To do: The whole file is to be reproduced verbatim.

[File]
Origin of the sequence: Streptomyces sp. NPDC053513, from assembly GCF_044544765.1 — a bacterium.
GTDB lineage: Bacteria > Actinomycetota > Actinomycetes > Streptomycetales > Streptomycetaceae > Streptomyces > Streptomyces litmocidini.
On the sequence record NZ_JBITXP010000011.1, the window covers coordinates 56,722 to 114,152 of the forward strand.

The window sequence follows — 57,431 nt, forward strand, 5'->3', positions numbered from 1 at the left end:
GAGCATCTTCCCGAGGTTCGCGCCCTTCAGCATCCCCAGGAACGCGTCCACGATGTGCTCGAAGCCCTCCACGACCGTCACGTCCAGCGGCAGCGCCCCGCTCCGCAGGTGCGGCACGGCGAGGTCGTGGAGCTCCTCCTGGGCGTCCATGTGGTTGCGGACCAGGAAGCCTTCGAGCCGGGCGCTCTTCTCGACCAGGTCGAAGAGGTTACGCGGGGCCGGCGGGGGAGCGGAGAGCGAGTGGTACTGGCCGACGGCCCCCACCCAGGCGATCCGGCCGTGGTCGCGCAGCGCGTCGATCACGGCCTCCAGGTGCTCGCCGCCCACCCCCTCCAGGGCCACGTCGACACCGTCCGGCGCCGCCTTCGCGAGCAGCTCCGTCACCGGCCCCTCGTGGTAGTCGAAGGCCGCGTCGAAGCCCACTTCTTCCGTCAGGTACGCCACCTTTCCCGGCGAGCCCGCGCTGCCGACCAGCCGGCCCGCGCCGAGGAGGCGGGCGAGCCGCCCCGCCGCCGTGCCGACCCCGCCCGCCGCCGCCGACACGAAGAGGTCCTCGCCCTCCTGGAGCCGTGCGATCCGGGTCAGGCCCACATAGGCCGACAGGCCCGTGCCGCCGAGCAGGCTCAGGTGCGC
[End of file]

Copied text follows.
Origin of the sequence: Streptomyces sp. NPDC053513, from assembly GCF_044544765.1 — a bacterium.
GTDB lineage: Bacteria > Actinomycetota > Actinomycetes > Streptomycetales > Streptomycetaceae > Streptomyces > Streptomyces litmocidini.
On the sequence record NZ_JBITXP010000011.1, the window covers coordinates 56,722 to 114,152 of the forward strand.

The window sequence follows — 57,431 nt, forward strand, 5'->3', positions numbered from 1 at the left end:
GAGCATCTTCCCGAGGTTCGCGCCCTTCAGCATCCCCAGGAACGCGTCCACGATGTGCTCGAAGCCCTCCACGACCGTCACGTCCAGCGGCAGCGCCCCGCTCCGCAGGTGCGGCACGGCGAGGTCGTGGAGCTCCTCCTGGGCGTCCATGTGGTTGCGGACCAGGAAGCCTTCGAGCCGGGCGCTCTTCTCGACCAGGTCGAAGAGGTTACGCGGGGCCGGCGGGGGAGCGGAGAGCGAGTGGTACTGGCCGACGGCCCCCACCCAGGCGATCCGGCCGTGGTCGCGCAGCGCGTCGATCACGGCCTCCAGGTGCTCGCCGCCCACCCCCTCCAGGGCCACGTCGACACCGTCCGGCGCCGCCTTCGCGAGCAGCTCCGTCACCGGCCCCTCGTGGTAGTCGAAGGCCGCGTCGAAGCCCACTTCTTCCGTCAGGTACGCCACCTTTCCCGGCGAGCCCGCGCTGCCGACCAGCCGGCCCGCGCCGAGGAGGCGGGCGAGCCGCCCCGCCGCCGTGCCGACCCCGCCCGCCGCCGCCGACACGAAGAGGTCCTCGCCCTCCTGGAGCCGTGCGATCCGGGTCAGGCCCACATAGGCCGACAGGCCCGTGCCGCCGAGCAGGCTCAGGTGCGC